By: Keith Raad – Asst. Sports Editor
5,502 miles separate Amass Amankona and Lalas Abubakar from home.
The Ghana natives fomerly looked west towards the United States, but now it’s the look back toward home that makes the University of Dayton men’s soccer players thankful for where they attend college.
The two former University of Ghana student-athletes celebrate each day as members of UD head coach Dan Currier’s club.
Abubakar, a first-year sophomore defender, joins Amankona, a second-year senior forward in America. The gift for these Ghanaians is the educational part of the experience.
“Here it’s like a professional stage,” Amankona said. “Everyone sees to it that you go to class and you don’t have to concentrate on one of them. You have to try to maintain a GPA to stay eligible. It’s a nice experience to play here and get a degree. After you play you have two options: [to] play or to work.”
Abubakar, whose family halted a professional soccer career opportunity in Portugal, agrees.
“I had this opportunity to tryout professionally for a team in Portugal,” Abubakar said. “My family said, ‘Hey dude, you can be good at soccer but you must get an education.’ If you have the opportunity in the US, you must go.”
At the University of Ghana, soccer and school did not get along. In Ghana, the professors have an elevated position in society, and the two did not find it easy to deal with.
“The professors are proud in Ghana, and therefore, it’s highly difficult to schedule time with them,” Amankona said. “They don’t give the students as much time as they do here. Here, the professors want you to do well because it’s expensive to come here. They want you to make the most of what you’re paying.”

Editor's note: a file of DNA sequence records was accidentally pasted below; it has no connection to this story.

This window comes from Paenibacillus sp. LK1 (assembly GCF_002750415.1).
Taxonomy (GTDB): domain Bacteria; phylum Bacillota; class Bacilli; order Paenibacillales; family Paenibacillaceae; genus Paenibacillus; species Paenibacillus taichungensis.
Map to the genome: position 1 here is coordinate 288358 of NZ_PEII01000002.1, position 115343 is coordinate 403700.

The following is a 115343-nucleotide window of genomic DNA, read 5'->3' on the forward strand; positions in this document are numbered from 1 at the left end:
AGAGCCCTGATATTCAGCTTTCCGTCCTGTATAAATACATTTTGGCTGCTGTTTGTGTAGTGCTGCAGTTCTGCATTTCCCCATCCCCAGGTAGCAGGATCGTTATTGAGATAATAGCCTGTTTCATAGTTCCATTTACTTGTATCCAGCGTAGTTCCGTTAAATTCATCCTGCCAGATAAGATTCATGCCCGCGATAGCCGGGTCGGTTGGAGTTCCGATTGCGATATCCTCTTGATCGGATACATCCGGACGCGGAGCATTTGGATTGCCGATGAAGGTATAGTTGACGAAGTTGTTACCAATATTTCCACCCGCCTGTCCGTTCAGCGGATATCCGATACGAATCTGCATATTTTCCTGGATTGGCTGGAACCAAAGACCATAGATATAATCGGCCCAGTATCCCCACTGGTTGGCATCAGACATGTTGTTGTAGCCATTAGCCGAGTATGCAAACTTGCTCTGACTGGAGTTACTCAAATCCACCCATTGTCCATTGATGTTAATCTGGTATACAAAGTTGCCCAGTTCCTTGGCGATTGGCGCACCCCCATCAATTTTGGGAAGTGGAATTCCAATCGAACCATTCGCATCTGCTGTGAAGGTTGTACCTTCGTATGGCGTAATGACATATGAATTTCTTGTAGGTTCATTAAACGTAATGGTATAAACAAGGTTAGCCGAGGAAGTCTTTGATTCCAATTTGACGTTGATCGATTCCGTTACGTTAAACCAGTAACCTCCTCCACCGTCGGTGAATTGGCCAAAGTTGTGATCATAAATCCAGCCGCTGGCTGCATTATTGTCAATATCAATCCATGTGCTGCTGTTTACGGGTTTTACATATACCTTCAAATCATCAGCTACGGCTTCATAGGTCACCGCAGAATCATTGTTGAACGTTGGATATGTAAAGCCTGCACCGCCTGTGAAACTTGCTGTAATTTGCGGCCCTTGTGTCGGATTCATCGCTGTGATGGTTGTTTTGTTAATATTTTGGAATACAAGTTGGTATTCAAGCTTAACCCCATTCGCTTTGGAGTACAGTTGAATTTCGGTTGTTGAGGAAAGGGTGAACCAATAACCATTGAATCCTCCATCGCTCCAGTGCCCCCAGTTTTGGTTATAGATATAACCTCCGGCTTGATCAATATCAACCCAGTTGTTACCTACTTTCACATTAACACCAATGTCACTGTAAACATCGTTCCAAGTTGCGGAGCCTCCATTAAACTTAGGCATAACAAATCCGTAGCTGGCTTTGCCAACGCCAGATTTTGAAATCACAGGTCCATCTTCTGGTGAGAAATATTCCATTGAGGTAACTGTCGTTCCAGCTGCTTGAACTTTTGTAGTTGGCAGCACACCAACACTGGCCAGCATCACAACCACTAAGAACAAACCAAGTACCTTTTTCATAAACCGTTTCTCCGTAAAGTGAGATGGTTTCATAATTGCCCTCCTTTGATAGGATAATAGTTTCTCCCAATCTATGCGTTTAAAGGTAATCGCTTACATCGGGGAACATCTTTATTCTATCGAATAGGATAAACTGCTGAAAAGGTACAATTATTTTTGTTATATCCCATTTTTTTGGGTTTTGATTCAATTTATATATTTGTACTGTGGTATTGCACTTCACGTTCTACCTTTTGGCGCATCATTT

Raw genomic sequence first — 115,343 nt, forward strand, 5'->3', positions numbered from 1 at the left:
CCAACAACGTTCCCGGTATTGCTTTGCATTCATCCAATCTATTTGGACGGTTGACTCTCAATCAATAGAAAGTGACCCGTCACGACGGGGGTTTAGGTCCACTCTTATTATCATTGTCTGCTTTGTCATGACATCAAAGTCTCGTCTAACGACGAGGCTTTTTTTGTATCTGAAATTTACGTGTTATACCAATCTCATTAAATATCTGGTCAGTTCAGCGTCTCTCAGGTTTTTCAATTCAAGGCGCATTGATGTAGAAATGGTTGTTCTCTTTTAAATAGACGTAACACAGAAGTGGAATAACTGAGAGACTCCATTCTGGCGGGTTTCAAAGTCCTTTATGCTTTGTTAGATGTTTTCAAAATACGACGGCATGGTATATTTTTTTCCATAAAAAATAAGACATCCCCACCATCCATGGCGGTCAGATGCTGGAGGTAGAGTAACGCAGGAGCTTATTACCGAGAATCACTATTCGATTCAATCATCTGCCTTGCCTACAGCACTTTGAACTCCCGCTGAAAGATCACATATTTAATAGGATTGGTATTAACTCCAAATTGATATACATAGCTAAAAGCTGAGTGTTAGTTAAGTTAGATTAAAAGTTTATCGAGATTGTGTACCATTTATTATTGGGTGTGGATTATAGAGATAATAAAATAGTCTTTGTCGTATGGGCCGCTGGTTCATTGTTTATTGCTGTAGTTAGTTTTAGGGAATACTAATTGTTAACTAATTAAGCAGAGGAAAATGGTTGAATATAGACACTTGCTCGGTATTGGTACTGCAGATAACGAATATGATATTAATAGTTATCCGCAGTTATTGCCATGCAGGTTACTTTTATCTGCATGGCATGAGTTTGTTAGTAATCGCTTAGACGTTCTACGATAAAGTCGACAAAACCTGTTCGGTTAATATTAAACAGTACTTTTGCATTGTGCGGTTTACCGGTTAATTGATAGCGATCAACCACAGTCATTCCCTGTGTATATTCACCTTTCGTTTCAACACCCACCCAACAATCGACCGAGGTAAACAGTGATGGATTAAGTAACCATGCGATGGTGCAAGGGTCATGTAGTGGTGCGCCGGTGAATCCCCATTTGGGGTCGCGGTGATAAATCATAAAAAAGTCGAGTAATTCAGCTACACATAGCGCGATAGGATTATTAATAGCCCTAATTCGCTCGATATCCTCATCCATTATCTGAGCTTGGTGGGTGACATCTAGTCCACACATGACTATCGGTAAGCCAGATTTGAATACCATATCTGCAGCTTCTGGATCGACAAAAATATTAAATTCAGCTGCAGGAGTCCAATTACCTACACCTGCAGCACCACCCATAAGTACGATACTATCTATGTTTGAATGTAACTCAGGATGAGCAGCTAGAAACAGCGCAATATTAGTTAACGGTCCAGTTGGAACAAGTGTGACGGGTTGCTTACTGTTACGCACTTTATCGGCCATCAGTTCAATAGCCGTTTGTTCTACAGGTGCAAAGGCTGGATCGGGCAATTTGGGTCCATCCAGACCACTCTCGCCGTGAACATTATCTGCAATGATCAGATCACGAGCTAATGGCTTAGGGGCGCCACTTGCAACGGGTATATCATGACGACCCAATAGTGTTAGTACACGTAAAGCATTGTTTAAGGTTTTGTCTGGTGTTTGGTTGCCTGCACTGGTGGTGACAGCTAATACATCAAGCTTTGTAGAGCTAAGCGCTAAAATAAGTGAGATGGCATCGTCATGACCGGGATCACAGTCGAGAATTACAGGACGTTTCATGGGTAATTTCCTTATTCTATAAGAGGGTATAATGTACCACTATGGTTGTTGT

Abubakar, who said he struggled early on with balancing school and soccer in an even light, is thankful for the professors in the United States because of their patience and accessibility in making sure he does his assignments.
“The way education is here is far, far better than Ghana,” Abubakar said. “Here, everything is structured. When it’s school time, it’s school time. When it’s soccer time, it’s soccer time. The professors here understand that we have to travel. They also stay on us to finish our assignments that we miss. In Ghana, some professors are not as helpful.”
Abubakar was lucky to have Amankona’s experience with American college life. The two would Skype each other in 2013 to the tune of Amankona’s insight to what succeeding in an American university and athletic program takes: “mental toughness.”
“Sometimes you see a team here and you think you can beat them like 10-0,” Amankona said. “But when they play, they are so serious and fight so hard for the ball. If you are relaxed it means they are going to beat you. Everything is mental toughness. You have to be disciplined to win.”
Amankona loves the fact that his coaches adjust and change the soccer system each game.
“Here they teach you game plan,” Amankona said. “You practice for the new team. You can find a weakness and the negative side and try to win. The coaches figured out how to play. At practice and in the games it works for us. Learn from practice and do it in the game. Try to produce that game plan. In Ghana, even if you’re getting scored on, you play the same way.”
The Flyers continued their strong defense on the road over the weekend, shutting out IUPUI 5-0 Sept. 19 in Indianapolis, Indiana.
Amankona, who was yet to find the net all season long, nabbed two of the five goals against the Jaguars.
Abubakar, who mentioned his struggles adjusting to scheduling school and classes, was named Atlantic 10 Conference Rookie-of-the-Week Sept. 15 for his strong play in the backfield for Dayton.
Staying disciplined in the classroom is an edge that the two from Ghana will never lack. They get to play soccer in America. They get to have an American education.
“It’s a privilege,” Abubakar said. “It’s something no one can take from you.”